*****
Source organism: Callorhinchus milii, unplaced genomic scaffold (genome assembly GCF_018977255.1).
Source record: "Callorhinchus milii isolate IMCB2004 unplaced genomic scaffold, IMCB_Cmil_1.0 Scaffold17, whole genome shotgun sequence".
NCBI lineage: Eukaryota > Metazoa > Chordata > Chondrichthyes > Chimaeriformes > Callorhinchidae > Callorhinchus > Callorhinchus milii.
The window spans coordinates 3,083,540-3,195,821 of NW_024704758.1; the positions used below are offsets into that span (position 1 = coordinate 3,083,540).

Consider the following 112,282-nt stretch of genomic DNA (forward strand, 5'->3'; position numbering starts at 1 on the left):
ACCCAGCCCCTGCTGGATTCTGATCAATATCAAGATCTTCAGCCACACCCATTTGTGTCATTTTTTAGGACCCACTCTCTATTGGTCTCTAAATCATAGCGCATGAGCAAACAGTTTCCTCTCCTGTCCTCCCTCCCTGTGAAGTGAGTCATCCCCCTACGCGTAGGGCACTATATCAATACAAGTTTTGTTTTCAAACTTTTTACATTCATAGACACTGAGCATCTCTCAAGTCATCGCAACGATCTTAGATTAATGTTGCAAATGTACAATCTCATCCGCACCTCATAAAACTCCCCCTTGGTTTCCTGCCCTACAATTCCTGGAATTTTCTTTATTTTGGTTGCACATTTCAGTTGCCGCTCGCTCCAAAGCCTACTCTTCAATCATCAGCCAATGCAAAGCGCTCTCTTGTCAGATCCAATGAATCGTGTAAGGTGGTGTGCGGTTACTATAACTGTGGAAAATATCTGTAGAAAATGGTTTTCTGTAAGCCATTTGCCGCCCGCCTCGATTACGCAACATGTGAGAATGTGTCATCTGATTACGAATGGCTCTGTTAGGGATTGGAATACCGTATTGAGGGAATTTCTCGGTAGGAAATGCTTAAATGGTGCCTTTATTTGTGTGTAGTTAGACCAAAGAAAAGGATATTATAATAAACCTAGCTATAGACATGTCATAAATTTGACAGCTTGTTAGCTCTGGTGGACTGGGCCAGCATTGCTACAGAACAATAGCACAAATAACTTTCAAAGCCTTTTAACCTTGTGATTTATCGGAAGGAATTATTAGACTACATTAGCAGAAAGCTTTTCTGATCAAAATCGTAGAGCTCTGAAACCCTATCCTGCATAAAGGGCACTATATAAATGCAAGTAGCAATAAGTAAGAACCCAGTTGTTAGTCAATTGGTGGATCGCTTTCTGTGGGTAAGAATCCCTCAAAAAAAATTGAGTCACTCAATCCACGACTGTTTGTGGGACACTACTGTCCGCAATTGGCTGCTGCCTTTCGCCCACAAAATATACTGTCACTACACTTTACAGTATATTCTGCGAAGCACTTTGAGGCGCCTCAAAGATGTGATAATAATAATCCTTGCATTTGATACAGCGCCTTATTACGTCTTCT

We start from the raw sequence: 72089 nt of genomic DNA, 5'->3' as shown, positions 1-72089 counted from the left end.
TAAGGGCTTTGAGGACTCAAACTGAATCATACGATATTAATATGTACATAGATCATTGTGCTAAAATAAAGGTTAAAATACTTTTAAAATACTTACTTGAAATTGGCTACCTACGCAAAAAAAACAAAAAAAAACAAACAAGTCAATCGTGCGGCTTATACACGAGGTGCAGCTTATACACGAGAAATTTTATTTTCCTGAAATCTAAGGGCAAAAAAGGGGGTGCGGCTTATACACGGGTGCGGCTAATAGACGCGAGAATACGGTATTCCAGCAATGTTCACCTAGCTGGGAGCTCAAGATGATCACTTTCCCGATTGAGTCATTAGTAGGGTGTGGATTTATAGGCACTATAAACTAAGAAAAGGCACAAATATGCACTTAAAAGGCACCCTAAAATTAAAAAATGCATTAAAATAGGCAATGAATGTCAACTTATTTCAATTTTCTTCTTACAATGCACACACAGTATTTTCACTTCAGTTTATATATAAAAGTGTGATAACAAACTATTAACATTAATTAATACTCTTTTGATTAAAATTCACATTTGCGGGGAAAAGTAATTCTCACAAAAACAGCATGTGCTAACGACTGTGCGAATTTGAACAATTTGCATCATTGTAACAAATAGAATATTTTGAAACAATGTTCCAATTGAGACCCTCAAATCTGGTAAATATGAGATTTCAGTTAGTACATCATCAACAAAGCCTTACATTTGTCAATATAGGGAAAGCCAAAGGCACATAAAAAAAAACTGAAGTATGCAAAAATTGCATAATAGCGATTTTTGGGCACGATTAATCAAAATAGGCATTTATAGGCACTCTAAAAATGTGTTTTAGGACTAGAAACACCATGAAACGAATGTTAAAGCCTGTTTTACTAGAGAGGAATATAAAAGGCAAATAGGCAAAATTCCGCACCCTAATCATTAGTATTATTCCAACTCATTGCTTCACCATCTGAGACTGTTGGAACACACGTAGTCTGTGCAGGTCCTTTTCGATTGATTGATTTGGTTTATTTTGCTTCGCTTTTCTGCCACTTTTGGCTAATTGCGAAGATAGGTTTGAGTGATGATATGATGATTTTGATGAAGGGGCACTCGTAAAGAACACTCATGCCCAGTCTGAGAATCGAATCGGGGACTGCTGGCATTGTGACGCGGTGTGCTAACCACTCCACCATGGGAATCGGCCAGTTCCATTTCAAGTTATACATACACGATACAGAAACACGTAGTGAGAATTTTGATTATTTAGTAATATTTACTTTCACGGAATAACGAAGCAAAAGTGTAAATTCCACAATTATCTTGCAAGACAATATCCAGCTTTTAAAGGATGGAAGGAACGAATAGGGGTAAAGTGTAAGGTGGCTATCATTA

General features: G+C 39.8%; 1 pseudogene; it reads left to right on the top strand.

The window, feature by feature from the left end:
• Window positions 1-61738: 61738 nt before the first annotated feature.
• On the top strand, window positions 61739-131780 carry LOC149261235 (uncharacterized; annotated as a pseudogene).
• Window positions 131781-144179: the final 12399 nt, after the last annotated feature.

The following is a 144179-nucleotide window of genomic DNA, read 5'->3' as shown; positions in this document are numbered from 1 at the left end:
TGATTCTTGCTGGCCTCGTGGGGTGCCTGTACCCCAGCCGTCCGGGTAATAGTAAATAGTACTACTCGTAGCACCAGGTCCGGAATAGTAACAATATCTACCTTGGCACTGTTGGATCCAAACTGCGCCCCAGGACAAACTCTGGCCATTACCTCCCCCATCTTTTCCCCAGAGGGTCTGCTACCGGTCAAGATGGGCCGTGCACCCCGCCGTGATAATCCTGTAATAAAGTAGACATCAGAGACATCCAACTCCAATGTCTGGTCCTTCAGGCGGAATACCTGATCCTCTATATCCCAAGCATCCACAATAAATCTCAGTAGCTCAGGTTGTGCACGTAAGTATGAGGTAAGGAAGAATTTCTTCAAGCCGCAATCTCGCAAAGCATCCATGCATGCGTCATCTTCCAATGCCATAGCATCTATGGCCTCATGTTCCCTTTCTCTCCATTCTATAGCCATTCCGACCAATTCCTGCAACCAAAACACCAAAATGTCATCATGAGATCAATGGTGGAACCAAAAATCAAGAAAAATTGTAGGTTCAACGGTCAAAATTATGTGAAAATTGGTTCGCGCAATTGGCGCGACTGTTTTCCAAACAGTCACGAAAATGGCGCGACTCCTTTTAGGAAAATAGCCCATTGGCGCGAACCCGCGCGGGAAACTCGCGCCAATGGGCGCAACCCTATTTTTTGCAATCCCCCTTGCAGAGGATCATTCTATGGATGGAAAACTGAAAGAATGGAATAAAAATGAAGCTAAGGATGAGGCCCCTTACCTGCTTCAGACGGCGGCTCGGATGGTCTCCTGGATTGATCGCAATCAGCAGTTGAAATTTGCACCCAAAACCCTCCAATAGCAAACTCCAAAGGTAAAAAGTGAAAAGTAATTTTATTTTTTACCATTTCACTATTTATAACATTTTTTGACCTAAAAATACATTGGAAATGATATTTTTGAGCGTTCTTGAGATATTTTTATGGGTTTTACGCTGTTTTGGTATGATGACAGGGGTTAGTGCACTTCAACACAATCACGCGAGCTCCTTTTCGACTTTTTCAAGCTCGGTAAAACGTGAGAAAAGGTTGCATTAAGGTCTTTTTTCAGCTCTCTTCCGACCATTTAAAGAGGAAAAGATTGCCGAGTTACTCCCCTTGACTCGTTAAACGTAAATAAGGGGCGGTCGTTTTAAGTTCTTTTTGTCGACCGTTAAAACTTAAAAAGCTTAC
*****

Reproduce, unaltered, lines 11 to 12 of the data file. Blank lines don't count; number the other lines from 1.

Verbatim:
• Window positions 1-61738: 61738 nt before the first annotated feature.
• On the top strand, window positions 61739-131780 carry LOC149261235 (uncharacterized; annotated as a pseudogene).